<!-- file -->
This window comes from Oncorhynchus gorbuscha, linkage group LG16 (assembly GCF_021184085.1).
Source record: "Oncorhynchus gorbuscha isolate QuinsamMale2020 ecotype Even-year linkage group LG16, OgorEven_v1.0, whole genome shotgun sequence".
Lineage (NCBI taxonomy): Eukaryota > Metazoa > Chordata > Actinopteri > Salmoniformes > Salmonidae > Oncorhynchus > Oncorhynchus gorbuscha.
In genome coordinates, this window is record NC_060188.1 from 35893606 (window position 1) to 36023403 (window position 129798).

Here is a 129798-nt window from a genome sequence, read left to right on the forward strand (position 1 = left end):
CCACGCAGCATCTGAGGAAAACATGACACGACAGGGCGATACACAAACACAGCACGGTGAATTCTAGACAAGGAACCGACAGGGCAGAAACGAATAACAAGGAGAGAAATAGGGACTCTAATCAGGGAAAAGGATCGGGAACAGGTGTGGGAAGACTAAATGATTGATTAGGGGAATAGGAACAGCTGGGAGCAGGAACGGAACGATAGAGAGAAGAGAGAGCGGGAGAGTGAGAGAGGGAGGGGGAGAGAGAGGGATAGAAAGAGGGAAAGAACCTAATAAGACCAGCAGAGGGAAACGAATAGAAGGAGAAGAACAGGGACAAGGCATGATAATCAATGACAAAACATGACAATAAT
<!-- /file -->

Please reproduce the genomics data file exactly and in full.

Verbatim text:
This window comes from Oncorhynchus gorbuscha, linkage group LG16 (assembly GCF_021184085.1).
Source record: "Oncorhynchus gorbuscha isolate QuinsamMale2020 ecotype Even-year linkage group LG16, OgorEven_v1.0, whole genome shotgun sequence".
Lineage (NCBI taxonomy): Eukaryota > Metazoa > Chordata > Actinopteri > Salmoniformes > Salmonidae > Oncorhynchus > Oncorhynchus gorbuscha.
In genome coordinates, this window is record NC_060188.1 from 35893606 (window position 1) to 36023403 (window position 129798).

Here is a 129798-nt window from a genome sequence, read left to right on the forward strand (position 1 = left end):
CCACGCAGCATCTGAGGAAAACATGACACGACAGGGCGATACACAAACACAGCACGGTGAATTCTAGACAAGGAACCGACAGGGCAGAAACGAATAACAAGGAGAGAAATAGGGACTCTAATCAGGGAAAAGGATCGGGAACAGGTGTGGGAAGACTAAATGATTGATTAGGGGAATAGGAACAGCTGGGAGCAGGAACGGAACGATAGAGAGAAGAGAGAGCGGGAGAGTGAGAGAGGGAGGGGGAGAGAGAGGGATAGAAAGAGGGAAAGAACCTAATAAGACCAGCAGAGGGAAACGAATAGAAGGAGAAGAACAGGGACAAGGCATGATAATCAATGACAAAACATGACAATAAT